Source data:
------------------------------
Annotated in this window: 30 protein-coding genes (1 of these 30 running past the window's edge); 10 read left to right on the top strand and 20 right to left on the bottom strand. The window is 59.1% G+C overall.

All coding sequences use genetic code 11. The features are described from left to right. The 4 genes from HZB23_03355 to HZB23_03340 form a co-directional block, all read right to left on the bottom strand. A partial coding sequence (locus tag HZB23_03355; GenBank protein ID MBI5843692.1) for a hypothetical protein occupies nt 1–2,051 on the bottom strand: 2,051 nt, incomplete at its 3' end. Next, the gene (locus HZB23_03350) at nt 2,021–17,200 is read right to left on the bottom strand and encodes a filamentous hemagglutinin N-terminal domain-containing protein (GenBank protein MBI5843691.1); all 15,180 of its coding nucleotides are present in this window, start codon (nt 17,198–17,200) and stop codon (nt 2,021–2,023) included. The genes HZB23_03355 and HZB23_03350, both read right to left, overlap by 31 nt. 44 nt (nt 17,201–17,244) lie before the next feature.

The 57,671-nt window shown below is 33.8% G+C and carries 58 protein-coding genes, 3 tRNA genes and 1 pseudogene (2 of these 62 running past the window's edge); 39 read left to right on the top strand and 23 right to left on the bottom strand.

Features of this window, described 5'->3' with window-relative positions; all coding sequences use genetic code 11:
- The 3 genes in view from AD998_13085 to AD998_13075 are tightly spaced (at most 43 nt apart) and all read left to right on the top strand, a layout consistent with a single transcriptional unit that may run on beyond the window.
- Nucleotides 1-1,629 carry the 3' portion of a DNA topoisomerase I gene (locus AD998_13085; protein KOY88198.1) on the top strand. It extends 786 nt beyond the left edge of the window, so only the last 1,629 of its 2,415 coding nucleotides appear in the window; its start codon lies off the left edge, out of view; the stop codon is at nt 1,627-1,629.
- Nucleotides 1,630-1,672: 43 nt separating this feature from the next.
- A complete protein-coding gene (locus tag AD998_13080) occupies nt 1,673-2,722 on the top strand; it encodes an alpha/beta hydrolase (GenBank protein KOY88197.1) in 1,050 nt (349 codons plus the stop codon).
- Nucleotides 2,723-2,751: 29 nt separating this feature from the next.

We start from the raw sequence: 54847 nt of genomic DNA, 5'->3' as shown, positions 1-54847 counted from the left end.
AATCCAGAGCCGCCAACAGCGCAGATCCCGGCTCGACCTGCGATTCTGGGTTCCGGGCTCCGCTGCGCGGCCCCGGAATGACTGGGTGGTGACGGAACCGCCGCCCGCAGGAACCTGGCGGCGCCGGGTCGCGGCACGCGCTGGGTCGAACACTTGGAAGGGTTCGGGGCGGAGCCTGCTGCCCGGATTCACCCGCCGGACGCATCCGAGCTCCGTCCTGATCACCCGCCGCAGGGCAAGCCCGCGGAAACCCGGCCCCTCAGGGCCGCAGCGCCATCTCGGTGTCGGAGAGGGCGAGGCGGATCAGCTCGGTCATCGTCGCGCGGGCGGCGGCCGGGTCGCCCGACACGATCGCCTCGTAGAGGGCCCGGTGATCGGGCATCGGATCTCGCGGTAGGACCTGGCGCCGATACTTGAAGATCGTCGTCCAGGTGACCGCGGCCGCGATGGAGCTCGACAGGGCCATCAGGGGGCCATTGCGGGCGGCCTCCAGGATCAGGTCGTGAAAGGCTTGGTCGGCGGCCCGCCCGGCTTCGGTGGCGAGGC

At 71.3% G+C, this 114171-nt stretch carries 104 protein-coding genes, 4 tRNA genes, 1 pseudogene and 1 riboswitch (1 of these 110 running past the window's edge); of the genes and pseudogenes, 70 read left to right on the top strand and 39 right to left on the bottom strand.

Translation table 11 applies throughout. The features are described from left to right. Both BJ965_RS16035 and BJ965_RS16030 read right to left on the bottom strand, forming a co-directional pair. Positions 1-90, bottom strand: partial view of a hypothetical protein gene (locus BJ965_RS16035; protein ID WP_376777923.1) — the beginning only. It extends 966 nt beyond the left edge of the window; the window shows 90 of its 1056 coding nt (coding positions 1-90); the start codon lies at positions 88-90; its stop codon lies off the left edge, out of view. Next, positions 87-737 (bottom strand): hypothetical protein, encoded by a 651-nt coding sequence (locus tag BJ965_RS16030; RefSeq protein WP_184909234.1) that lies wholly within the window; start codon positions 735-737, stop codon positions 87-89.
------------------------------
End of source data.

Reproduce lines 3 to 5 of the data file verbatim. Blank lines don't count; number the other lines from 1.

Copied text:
The 57,671-nt window shown below is 33.8% G+C and carries 58 protein-coding genes, 3 tRNA genes and 1 pseudogene (2 of these 62 running past the window's edge); 39 read left to right on the top strand and 23 right to left on the bottom strand.

Features of this window, described 5'->3' with window-relative positions; all coding sequences use genetic code 11:
- The 3 genes in view from AD998_13085 to AD998_13075 are tightly spaced (at most 43 nt apart) and all read left to right on the top strand, a layout consistent with a single transcriptional unit that may run on beyond the window.